Light-emitting diode therapy induces analgesia and decreases spinal cord and sciatic nerve tumour necrosis factor-α levels after sciatic nerve crush in mice

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Neuropathic pain is severely debilitating and resistant to pharmacological approaches; therefore, the study of therapies to complement its treatment is especially relevant. In a case report study, light-emitting diode therapy (LEDT) has shown analgesic activity as well as reduced the expression of pro-inflammatory cytokines in a rabbit osteoarthritis model and in calcaneal tendinitis in rats. Although LEDT stimulated morphofunctional recovery after nerve injury in rats, its effect against neuropathic pain has not been tested.


To that purpose, mice under anaesthesia were subjected to the sciatic nerve crush (SNC) model. On the seventh post-operative day, after determining analgesic dose (energy density in joules), LEDT (950 nm, 80 mW/cm2, 2.5 J/cm2) was irradiated, daily for a period of 15 days, on the skin over the crush site.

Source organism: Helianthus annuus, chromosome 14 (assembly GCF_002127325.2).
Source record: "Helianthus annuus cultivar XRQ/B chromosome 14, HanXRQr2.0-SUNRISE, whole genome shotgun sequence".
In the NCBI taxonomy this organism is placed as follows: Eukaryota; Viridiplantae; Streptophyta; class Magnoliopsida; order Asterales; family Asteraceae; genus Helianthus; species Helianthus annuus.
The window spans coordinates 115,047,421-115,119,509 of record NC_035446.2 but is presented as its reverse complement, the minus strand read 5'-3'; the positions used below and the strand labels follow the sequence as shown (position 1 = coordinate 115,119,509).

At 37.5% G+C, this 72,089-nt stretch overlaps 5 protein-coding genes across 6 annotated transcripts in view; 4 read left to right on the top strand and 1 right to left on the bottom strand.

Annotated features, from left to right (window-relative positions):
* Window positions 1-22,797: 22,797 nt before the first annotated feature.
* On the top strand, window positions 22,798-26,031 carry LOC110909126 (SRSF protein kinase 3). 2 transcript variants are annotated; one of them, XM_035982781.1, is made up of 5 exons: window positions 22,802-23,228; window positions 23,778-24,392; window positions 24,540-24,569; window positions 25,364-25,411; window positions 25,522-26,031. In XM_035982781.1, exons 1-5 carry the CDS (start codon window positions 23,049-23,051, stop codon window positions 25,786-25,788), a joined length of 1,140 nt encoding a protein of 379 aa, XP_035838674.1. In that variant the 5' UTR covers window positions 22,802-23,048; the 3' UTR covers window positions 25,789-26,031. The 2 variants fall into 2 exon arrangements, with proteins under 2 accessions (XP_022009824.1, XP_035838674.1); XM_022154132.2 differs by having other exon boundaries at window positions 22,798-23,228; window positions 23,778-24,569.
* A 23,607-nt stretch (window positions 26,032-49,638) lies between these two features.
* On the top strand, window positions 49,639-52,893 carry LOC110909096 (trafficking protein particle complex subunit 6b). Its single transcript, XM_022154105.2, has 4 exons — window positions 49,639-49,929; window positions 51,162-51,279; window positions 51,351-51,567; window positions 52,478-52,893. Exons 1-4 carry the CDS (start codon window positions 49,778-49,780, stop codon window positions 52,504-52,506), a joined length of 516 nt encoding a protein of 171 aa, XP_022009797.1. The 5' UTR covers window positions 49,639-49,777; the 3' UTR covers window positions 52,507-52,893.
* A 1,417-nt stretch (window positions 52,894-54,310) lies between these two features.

Compared with the SNC group, LEDT reduced mechanical hypersensitivity but not cold hypersensitivity which is induced by SNC, decreased spinal cord and sciatic nerve levels of tumour necrosis factor alpha (TNF-α) but did not alter interleukin (IL)-1β and IL-10 levels, and finally, failed to accelerate motor functional recovery and morphological nerve regeneration.


Taken together, these data provide first-hand evidence of LEDT effectiveness against neuropathic pain induced by SNC, with corresponding decrease of pro-inflammatory cytokine levels, both in the sciatic nerve and in the spinal cord, although at a small analgesic dose, LEDT failed to accelerate nerve regeneration.

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